Last night (from where I’m writing, well in advance of publication) Lester Holt was in Baltimore talking about the riots in the streets. A year ago, I don’t imagine he could or would have said what he said.
He told us in fact there had been peaceful demonstrations for days. That in fact it had taken violence—fires, looting, attacks against police and citizens—to bring the news to Baltimore. And he said that wasn’t good enough. Waiting for the trail of blood and ashes was not good enough.
He said—perhaps for the first time outside of the satirical news—that the origins of the riots are not to be found in the latest tragedy (Freddie Gray’s death in police custody) but in decades of poverty and injustice. He came right up to the edge of saying “racism,” didn’t quite cross the line.
After all, the news has demographics to worry about, ratings and sponsorships to keep track of.
Writing, blogging, changes culture. It changes minds and changes mass opinion. Holt was able to speak truth to power—almost the whole truth—because of Jon Stewart, sure. But also because of Twitter and Facebook, because of Copwatch, because of a hundred or a thousand or ten thousand blogs out there calling out the lies we are fed as news every day.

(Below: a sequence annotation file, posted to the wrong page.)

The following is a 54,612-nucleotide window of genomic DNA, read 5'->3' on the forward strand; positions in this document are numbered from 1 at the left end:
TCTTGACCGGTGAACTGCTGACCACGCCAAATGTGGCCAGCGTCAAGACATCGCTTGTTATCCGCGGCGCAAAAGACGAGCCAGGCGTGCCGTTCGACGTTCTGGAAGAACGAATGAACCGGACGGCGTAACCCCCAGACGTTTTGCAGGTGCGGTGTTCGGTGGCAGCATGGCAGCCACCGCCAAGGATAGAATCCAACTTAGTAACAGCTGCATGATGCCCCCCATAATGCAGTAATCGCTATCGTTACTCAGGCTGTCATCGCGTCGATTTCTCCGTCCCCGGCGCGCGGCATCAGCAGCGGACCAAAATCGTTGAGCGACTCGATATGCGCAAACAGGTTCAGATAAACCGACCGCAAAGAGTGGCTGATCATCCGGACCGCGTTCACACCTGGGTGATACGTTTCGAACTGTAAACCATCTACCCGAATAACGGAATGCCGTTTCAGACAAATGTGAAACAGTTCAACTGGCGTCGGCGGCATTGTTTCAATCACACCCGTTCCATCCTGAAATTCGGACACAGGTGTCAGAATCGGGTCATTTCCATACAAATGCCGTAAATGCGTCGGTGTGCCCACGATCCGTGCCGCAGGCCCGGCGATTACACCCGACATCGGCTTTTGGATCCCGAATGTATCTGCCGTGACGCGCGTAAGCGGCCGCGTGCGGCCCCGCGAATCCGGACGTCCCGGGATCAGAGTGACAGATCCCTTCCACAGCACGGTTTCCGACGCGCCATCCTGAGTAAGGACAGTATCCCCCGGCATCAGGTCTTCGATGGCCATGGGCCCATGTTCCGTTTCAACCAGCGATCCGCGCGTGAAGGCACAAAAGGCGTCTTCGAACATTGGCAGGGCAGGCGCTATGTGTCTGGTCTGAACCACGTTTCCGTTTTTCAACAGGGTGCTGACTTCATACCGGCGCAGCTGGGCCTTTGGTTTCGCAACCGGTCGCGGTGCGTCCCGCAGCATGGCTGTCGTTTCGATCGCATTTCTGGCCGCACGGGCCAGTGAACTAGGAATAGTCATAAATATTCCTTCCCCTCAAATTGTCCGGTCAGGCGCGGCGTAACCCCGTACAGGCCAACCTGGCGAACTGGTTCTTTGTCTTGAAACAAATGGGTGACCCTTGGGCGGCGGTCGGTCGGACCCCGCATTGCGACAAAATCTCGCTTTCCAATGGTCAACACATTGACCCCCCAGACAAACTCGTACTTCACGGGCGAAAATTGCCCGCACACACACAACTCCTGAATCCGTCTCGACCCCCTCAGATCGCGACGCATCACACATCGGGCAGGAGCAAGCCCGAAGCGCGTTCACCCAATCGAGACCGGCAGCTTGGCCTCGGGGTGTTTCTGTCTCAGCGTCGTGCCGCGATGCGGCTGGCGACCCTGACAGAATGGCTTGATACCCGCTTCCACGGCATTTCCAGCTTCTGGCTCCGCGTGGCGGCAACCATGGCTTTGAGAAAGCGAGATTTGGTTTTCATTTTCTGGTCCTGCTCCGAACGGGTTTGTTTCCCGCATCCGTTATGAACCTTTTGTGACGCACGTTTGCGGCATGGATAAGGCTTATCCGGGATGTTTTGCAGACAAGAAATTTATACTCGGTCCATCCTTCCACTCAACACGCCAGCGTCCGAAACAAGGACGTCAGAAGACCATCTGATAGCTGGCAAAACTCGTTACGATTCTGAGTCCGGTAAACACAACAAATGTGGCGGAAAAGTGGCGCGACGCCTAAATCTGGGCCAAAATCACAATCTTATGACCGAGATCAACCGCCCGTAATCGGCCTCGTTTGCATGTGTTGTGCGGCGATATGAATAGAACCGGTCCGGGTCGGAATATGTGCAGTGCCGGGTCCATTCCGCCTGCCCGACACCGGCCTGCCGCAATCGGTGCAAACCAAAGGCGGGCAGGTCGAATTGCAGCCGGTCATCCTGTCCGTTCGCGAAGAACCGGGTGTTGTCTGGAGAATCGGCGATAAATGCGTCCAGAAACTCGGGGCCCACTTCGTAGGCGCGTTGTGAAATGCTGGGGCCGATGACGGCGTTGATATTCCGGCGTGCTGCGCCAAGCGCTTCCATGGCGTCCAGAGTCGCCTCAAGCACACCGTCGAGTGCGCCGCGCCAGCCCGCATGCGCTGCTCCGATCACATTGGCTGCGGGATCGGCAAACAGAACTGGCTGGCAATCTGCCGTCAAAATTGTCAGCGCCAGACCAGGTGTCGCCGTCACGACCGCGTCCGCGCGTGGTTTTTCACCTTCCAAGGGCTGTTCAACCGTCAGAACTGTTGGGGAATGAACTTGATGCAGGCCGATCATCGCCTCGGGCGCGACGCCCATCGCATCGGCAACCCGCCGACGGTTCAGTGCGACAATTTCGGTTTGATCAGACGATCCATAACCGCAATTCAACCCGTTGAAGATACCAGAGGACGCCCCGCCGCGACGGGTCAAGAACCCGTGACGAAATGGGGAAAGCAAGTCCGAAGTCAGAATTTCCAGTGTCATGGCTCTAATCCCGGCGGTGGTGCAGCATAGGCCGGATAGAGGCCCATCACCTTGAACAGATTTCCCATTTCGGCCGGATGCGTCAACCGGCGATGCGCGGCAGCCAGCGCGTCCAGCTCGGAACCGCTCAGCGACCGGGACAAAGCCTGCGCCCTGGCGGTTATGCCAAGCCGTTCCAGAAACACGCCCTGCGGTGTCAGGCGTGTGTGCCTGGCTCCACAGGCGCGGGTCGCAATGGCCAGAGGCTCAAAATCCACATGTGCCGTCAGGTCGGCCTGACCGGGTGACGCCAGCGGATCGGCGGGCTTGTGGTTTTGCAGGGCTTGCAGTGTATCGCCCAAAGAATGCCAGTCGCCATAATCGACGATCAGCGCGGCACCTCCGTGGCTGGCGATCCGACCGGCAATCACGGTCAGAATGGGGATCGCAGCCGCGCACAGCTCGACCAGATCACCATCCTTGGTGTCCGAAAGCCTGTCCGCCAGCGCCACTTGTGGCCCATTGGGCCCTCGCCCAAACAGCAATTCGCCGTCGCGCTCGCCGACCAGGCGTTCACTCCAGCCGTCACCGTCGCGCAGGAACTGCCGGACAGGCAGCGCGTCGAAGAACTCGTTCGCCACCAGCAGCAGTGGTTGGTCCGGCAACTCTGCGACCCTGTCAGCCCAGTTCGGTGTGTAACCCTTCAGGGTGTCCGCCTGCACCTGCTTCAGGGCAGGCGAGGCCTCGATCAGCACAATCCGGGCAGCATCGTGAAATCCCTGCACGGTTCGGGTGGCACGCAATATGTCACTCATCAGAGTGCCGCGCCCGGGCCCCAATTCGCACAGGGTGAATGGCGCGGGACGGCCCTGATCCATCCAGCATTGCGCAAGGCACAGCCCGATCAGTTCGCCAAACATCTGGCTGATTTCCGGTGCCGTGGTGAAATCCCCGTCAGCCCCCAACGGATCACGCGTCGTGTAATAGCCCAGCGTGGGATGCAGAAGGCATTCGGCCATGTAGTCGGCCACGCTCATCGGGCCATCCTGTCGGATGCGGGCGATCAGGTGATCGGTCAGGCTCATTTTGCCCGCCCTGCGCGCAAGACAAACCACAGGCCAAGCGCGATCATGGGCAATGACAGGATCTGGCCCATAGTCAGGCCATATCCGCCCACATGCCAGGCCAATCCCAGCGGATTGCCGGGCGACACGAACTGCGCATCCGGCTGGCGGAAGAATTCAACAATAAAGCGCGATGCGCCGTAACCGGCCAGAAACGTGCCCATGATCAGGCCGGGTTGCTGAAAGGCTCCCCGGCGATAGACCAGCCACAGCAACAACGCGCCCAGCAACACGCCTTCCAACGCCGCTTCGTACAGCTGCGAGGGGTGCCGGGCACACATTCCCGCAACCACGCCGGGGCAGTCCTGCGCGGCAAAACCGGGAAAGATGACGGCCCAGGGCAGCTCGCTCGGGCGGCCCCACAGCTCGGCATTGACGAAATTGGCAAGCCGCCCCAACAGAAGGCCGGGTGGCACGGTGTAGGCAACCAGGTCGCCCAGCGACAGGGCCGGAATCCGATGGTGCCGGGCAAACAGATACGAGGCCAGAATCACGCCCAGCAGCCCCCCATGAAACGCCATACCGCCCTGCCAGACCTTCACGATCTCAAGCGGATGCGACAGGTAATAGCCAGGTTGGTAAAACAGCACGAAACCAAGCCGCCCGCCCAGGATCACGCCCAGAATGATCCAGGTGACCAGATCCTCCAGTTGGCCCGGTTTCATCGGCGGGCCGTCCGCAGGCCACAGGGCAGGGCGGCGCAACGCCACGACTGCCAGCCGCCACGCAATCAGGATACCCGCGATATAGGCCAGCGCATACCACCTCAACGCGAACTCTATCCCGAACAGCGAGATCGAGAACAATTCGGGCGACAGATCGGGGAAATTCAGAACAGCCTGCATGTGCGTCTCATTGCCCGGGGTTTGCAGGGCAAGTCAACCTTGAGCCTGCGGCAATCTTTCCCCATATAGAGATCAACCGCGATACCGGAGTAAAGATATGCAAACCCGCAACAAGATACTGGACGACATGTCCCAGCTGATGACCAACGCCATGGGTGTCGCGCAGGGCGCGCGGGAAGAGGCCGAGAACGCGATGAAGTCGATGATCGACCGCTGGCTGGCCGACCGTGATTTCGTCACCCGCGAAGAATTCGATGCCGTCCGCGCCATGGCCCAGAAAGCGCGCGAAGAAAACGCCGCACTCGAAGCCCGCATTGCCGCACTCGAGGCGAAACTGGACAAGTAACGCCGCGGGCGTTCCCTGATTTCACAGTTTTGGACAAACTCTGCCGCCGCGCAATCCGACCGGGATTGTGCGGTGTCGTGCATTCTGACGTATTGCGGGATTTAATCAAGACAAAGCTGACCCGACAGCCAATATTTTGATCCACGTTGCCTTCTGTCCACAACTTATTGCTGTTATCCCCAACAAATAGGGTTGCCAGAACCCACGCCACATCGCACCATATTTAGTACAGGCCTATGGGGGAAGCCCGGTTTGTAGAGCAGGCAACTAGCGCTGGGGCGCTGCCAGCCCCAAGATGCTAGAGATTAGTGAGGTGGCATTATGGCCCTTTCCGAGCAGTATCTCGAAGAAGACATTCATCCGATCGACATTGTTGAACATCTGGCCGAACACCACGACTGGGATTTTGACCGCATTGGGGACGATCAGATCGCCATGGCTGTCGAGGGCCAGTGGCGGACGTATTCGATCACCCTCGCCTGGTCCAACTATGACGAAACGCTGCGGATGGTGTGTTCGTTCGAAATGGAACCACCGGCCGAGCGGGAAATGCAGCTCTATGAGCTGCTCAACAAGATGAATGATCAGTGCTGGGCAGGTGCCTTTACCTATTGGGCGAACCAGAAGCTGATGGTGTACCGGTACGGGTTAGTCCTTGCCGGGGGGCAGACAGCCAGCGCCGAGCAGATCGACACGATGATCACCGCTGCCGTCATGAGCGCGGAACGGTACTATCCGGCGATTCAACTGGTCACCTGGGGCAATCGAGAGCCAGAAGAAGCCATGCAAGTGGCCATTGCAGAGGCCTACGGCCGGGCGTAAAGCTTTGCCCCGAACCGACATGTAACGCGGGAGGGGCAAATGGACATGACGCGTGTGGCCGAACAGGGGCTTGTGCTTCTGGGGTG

He was able to say the truth, most of it, because we already know the truth.
And we already know it in part, in just a tiny part, because of Sarah Kass. Louis Hoffman. Benjamin Wachs.
There have been a million protests, marches, sit-ins, demonstrations in America since the days of our founding. Hell, our founding was a demonstration. From dumping tea in the Boston Harbor to slave uprisings to a march across the Edmund Pettus Bridge to confront armed thugs in police uniforms, from Tea Party protests of taxes to college campuses brought to a standstill by peaceniks trying to get us out of Vietnam, nothing is more American than protest. When our votes aren’t counted, our raised voices and massed bodies are our last and most effective recourse for democracy.
Take any one person out of the march on Selma—John Lewis, for example, who I admire tremendously. The march still meets its destiny, history is still made, the law and the culture still changed.
I’m not saying we have changed the world here at the NE, me and Sarah and Louis and Benjamin, the dozen or so other writers, contributors, staff who keep this crazy thing rolling month after week after day. But I am saying it has been a privilege, an honor, a sacred trust and a duty, to sit here behind my computer screen and type words and fling them out into the void.
That I have sometimes heard back some echo—about using behaviorism in a humanistic fashion, or about being an autistic person in a world that wants to eliminate us, about doing the costly work of saying Black lives matter—that’s a bonus.
Often, perhaps too often, it is easy to identify the right thing to do by its futility, hope by the measure of despair it takes to realize.
Let these by my last words, my last column for the endeavor that has meant so much to me, that has launched me—unsteadily, uncertainly—into a new void.
Goodbye, New Existentialists.
I love you, and goodbye.
— Jason Dias